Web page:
Situated just south of the Sahara Desert and above the fertile rainforest regions, Zakouma has become a safe haven for Central and West African wildlife including the Kordofan giraffe and elephant, the latter of which had experienced a 95% loss from rampant poaching prior to African Parks’ involvement. Poaching drove a massive decline in the elephant population, from 4,000 in 2002 to just 450 in 2010.

African Parks took over management of the park in 2010, and due to effective law enforcement measures and community networks, poaching has been practically eliminated with only a few individuals being lost in the past six years. The elephant population is finally on the rise, with over 500 individuals counted in 2016, this is the first increase in over a decade.

Security has been restored and Zakouma is now a coveted tourism destination, to the benefit of adjacent communities whose livelihoods have improved considerably. Zakouma is one of the most inspirational conservation success stories of our time.

Highlights

  • Zakouma was declared a national park in 1963 by Presidential Decree, giving it the highest form of protection available under the laws of Chad.
  • Within two years of taking over management, African parks entirely halted elephant poaching within the extended elephant range.
  • Today the elephant population of Zakouma is on the increase, with new-born calves being observed from mid-2013 onwards and the population now exceeds 500 individuals. Other species in the park are also increasing in number, including giraffe, roan antelope and Lelwel’s hartebeest. The park’s buffalo population, reduced to about 220 animals in 1986, numbers over 10,000 today.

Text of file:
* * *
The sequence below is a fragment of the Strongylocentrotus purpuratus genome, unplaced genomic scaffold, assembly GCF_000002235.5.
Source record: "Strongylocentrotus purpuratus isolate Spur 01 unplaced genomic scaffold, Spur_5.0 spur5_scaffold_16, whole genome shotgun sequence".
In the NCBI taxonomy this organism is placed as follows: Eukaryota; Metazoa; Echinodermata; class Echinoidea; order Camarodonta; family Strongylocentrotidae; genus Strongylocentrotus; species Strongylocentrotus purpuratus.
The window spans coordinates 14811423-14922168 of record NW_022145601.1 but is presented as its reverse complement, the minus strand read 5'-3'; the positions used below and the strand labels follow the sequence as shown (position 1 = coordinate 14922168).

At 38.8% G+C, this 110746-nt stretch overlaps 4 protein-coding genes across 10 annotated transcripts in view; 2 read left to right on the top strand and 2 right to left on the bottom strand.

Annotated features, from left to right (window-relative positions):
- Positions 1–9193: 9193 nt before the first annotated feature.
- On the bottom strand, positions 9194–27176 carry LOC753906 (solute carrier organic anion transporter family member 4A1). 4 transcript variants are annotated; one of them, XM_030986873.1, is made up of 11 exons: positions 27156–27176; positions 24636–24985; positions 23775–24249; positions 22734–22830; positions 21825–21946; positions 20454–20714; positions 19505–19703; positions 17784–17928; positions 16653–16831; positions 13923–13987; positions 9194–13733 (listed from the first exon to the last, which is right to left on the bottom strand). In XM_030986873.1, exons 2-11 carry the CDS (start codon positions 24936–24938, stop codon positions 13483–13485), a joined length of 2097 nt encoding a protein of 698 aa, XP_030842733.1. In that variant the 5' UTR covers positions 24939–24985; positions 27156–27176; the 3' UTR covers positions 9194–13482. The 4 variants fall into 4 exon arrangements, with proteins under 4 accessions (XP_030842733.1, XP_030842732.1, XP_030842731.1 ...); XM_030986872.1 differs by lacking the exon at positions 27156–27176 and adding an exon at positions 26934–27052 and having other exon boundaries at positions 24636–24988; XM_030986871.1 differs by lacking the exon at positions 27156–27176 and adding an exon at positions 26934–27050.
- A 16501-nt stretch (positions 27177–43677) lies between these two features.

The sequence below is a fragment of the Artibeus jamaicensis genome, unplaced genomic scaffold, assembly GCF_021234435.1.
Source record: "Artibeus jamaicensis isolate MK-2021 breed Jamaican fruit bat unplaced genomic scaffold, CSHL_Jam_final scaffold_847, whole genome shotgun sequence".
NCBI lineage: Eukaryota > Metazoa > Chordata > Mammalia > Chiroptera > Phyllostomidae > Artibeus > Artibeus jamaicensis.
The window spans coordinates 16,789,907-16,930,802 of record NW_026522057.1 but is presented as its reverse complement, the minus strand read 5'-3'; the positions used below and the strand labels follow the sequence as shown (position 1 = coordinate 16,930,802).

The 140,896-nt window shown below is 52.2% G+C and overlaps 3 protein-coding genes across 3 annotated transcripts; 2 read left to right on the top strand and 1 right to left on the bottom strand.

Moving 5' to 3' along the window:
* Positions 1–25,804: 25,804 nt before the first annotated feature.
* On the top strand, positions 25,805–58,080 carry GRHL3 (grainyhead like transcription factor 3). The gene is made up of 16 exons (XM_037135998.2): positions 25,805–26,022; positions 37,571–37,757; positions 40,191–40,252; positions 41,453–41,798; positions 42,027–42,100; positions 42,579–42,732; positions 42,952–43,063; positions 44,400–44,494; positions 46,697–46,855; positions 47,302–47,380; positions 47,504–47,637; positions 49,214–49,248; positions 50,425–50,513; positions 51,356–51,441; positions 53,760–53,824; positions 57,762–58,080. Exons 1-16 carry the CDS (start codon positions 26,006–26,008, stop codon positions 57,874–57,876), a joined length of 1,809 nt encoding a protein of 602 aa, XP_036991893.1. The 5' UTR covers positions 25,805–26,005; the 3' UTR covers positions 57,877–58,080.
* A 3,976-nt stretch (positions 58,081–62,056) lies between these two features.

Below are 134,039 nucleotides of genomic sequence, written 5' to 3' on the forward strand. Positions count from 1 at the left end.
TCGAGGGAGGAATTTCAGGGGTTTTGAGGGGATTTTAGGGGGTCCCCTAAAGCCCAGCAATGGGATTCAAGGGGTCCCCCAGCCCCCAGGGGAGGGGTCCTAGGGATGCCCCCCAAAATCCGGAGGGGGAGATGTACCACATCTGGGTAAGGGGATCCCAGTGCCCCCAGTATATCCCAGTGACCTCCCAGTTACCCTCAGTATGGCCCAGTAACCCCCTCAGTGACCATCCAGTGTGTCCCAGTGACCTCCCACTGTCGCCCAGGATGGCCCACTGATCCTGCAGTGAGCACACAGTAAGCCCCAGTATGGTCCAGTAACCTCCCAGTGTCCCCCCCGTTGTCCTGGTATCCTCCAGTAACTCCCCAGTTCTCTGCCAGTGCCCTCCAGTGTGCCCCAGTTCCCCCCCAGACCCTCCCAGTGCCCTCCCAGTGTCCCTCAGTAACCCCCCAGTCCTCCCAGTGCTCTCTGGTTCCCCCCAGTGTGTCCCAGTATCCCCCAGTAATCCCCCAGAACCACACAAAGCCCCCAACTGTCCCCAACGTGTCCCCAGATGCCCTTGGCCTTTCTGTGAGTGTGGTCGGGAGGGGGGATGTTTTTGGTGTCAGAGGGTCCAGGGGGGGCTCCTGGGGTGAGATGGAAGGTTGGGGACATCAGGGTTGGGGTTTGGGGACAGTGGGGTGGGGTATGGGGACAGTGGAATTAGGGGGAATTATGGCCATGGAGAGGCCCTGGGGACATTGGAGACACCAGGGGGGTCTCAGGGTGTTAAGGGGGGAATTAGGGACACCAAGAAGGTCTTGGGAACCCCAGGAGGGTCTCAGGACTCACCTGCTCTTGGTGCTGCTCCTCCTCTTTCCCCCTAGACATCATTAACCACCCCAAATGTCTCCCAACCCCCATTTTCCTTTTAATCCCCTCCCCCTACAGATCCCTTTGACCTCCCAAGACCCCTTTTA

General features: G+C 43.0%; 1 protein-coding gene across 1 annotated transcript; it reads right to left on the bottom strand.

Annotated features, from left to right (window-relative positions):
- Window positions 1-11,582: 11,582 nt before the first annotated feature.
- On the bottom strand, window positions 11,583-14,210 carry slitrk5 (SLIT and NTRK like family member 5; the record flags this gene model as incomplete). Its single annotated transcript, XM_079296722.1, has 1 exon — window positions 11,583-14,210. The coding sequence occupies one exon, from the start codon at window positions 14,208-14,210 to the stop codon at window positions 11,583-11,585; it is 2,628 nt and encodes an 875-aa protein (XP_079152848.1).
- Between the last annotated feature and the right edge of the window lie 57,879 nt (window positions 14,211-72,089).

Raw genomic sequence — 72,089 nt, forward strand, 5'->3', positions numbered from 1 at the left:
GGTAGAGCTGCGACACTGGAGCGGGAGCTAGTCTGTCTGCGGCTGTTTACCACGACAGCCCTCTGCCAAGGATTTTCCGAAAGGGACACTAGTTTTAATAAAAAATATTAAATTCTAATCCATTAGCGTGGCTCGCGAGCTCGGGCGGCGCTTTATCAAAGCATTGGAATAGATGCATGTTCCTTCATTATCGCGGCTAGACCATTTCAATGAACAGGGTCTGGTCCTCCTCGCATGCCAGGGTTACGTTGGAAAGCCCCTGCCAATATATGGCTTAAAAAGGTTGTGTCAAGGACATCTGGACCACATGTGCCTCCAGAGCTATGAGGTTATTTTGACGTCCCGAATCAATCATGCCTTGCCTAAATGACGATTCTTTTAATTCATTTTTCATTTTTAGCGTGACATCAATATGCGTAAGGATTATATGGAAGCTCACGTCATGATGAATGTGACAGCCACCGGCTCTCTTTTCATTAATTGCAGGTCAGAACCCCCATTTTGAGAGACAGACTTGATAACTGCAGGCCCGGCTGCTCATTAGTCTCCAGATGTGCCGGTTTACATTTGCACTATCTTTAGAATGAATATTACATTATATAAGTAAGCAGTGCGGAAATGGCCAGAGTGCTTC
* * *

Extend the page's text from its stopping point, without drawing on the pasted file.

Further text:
• Satellite collars have been fitted to elephant herds, allowing the park management team to monitor them and deploy field patrols accordingly.
  • Communities work with the park to ensure the protection of wildlife. By extending the park’s communication network to villages, the flow of information has been improved so that communities can notify park authorities of any suspicious activity or threats.
  • Zakouma is one of the biggest employers in the regions of Salamat and Guera and provides additional opportunities for local income generation through the local procurement of park and tourist camp supplies.
  • The community outreach visits arranged by the park ensure that about 5,000 Chadian children and villagers visit the park each year.
  • A number of new schools, called Elephant Schools, have been built in areas within the elephant migration zone and in 2016, 1,267 children received educations from Zakouma-supported schools.
  • The park’s Tinga Camp, Camp Nomade and Camp Salamat have seen an influx of local and international tourists, providing local employment and trade opportunities.

Partners

Zakouma National Park is managed in partnership between African Parks and the Chadian government. The Chadian government and the European Union approached African Parks in 2010 to take on the management responsibility of Zakouma in order to put an end to the ongoing scourge of elephant poaching. The mandate agreement was signed in June 2010 and African Parks commenced management of the park and periphery in the October of the same year. 

Partners